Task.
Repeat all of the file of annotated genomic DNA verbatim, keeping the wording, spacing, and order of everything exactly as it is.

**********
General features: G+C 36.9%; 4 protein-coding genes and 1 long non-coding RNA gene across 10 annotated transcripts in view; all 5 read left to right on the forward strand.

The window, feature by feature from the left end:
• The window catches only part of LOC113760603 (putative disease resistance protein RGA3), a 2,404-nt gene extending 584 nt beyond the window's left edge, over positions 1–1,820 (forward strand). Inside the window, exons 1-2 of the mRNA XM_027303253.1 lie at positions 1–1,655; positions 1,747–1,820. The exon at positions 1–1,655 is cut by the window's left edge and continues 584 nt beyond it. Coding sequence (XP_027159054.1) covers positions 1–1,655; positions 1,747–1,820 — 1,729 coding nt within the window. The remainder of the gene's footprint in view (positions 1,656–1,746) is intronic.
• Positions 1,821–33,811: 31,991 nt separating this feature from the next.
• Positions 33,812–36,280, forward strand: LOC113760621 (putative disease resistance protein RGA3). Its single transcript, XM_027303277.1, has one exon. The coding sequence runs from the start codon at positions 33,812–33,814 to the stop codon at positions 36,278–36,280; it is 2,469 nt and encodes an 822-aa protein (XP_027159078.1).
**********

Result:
General features: G+C 36.9%; 4 protein-coding genes and 1 long non-coding RNA gene across 10 annotated transcripts in view; all 5 read left to right on the forward strand.

The window, feature by feature from the left end:
• The window catches only part of LOC113760603 (putative disease resistance protein RGA3), a 2,404-nt gene extending 584 nt beyond the window's left edge, over positions 1–1,820 (forward strand). Inside the window, exons 1-2 of the mRNA XM_027303253.1 lie at positions 1–1,655; positions 1,747–1,820. The exon at positions 1–1,655 is cut by the window's left edge and continues 584 nt beyond it. Coding sequence (XP_027159054.1) covers positions 1–1,655; positions 1,747–1,820 — 1,729 coding nt within the window. The remainder of the gene's footprint in view (positions 1,656–1,746) is intronic.
• Positions 1,821–33,811: 31,991 nt separating this feature from the next.
• Positions 33,812–36,280, forward strand: LOC113760621 (putative disease resistance protein RGA3). Its single transcript, XM_027303277.1, has one exon. The coding sequence runs from the start codon at positions 33,812–33,814 to the stop codon at positions 36,278–36,280; it is 2,469 nt and encodes an 822-aa protein (XP_027159078.1).